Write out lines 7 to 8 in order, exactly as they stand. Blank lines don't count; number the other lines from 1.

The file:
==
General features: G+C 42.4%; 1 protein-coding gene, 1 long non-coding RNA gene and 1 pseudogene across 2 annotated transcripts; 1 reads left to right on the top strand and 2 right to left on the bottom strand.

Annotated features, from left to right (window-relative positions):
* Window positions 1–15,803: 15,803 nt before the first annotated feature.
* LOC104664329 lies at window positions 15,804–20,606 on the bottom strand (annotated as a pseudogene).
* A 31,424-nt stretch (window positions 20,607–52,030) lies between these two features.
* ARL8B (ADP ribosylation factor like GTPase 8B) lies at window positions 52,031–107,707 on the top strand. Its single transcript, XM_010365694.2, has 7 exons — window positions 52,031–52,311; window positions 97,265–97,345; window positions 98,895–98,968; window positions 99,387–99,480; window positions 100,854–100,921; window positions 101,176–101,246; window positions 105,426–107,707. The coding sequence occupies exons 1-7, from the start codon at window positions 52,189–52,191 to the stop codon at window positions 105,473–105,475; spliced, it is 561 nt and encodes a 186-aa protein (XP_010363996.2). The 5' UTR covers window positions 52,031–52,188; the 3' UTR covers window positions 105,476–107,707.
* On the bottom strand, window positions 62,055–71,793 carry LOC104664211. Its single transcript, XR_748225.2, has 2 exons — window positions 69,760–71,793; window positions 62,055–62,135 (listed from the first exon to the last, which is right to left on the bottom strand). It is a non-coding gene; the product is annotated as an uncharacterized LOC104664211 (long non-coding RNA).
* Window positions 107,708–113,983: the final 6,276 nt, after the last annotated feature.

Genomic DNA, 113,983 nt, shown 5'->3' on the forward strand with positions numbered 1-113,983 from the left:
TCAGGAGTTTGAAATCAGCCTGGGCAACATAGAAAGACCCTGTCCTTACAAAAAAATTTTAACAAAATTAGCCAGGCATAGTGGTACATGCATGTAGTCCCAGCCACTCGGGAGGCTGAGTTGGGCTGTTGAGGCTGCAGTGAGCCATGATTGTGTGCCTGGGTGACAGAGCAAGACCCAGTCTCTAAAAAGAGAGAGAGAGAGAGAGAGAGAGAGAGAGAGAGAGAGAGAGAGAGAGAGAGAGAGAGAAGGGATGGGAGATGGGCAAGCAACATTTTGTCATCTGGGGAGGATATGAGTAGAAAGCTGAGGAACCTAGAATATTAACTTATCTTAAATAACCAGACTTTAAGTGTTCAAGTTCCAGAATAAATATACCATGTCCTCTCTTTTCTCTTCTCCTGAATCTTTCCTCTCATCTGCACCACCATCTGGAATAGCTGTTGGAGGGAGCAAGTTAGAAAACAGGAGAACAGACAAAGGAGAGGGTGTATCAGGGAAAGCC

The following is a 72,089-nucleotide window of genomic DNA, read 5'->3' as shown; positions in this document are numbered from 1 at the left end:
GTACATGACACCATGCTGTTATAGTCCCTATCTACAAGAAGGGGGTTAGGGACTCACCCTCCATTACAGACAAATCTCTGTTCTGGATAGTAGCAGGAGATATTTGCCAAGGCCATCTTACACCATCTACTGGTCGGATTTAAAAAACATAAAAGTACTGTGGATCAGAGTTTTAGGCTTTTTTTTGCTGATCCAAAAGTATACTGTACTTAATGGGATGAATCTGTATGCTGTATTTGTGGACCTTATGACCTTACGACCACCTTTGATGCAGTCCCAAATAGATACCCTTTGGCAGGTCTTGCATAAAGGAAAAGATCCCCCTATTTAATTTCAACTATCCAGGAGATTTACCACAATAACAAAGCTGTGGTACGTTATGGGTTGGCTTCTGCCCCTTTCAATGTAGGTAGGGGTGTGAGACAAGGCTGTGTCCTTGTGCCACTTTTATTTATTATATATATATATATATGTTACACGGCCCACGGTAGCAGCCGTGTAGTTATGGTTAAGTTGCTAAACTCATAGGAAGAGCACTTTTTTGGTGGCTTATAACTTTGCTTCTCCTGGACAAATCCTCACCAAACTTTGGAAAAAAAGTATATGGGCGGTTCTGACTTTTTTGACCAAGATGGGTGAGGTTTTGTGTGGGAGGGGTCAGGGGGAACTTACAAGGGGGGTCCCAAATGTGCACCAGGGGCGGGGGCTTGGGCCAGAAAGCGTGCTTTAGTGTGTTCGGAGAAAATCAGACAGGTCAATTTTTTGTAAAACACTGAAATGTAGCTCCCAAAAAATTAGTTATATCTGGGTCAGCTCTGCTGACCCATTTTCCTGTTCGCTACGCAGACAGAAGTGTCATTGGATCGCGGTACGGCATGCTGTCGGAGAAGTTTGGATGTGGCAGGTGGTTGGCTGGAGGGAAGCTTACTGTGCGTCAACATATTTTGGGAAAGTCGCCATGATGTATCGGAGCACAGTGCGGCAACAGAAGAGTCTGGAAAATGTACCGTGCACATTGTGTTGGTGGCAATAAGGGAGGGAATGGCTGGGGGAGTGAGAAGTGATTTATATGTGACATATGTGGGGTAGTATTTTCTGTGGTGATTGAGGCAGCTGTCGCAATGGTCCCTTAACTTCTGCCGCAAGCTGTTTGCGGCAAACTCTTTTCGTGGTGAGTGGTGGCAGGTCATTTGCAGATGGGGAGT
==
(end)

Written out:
* On the bottom strand, window positions 62,055–71,793 carry LOC104664211. Its single transcript, XR_748225.2, has 2 exons — window positions 69,760–71,793; window positions 62,055–62,135 (listed from the first exon to the last, which is right to left on the bottom strand). It is a non-coding gene; the product is annotated as an uncharacterized LOC104664211 (long non-coding RNA).
* Window positions 107,708–113,983: the final 6,276 nt, after the last annotated feature.